What is it with the ongoing rise of parallel twins? Simple really; they’re cost effective, two cylinders is one less than three, two less than four, and they’re cheaper to build than a V-twin, the two pots sharing a single crankcase. Being more compact than those other designs means better mass centralisation and more room for everything else. Moreover, they can generate good low down torque for easy day-to-day use. Yes, they vibrate but there are ways around that. And they can be made to sound ornery.
The latest to join the fray is Honda with its new NT1100 tourer, though to be accurate this is not a new powerplant per se but a development of the firm’s Africa Twin engine or CRF1100L. The single overhead cam unit produces 75kW of peak power and 104Nm of torque. With a 20L tank, its range is said to exceed 400km, so mean fuel use is around 5L/100km.
According to Honda, many riders today want a sport tourer rather than the image or physical dimensions of a large ‘adventure’ bike. In other words, they don’t need the compromises required for off-road work. So they want a purpose-built machine that can handle two-up touring, as well as sports riding, and one that can also commute.
This then is the remit of the NT1100. Not only should it appeal to experienced riders, but also those who might be trading up from a middleweight machine. Based on the CRF1100L it comes well equipped with the gear necessary for safe and practical long distance touring. For example, it has a screen that has five different height settings and includes upper and lower wind deflectors. Integrated panniers, heated grips, centre stand, cruise control and charging sockets are all standard equipment. Lighting is by LEDs, including DRLs, and indicators are self-cancelling.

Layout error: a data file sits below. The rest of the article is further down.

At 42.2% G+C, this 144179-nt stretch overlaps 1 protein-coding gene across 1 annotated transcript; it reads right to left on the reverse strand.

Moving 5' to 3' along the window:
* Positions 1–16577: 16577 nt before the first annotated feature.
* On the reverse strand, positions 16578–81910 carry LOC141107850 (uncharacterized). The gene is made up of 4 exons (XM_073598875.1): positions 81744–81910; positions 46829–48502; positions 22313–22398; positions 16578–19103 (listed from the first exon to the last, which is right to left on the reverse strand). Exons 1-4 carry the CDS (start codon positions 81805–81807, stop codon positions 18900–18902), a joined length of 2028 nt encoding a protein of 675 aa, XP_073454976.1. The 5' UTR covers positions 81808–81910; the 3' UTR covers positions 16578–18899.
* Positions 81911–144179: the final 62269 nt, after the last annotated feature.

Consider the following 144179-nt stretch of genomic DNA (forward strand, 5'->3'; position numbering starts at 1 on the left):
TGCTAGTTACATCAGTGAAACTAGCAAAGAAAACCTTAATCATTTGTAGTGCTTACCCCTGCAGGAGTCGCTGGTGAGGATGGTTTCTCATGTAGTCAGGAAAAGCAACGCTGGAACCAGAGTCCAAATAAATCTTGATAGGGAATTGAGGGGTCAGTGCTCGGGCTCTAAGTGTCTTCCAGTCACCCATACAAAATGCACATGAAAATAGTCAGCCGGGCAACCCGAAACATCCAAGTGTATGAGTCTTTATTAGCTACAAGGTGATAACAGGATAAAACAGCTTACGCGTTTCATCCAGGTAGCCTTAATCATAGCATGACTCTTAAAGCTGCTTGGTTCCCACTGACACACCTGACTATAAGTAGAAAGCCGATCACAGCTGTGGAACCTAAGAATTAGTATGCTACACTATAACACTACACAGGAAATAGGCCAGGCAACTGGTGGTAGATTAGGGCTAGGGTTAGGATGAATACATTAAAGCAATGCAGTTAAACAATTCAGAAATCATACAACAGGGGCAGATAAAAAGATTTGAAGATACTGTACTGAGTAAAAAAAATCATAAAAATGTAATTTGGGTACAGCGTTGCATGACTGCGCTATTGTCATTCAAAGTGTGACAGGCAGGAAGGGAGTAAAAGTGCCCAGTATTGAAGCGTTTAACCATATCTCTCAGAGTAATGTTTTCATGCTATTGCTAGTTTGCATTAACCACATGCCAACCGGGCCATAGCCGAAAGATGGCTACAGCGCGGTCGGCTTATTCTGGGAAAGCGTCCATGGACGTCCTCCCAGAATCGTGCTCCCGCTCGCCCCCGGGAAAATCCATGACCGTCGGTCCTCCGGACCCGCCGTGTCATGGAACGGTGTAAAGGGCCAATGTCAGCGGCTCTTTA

With a relatively short wheelbase, mass centralised engine and sharp steering geometry it should handle well, while suspension is via 43mm Showa inverted forks and single-tube rear shock, each offering 150mm of travel. Rear spring preload adjusts manually. Dual 310mm front discs are acted on by four-piston radial-mount calipers. Tyres are 120/70-17 up front and 180/55-17 for the rear. Seat height is set at 820mm.
As with the Africa Twin, you can opt for a Dual Clutch Transmission (DCT) instead of the standard six-speed gearbox, offering trigger-based manual shifting or automatic changes.
Other features include three riding modes, (Urban, Rain, Tour) plus two customisable user modes, and three-level wheelie and traction control. A 6.5-inch TFT touch screen is customisable and offers smart phone integration and Bluetooth connectivity.
Available in grey, white or black, the NT1100 should arrive here in the second quarter of 2022. There’s no pricing yet but the CRF1100L upon which it is based ranges from around $28k to $35k. Five years ago the original CRF1000L kicked off at $20k.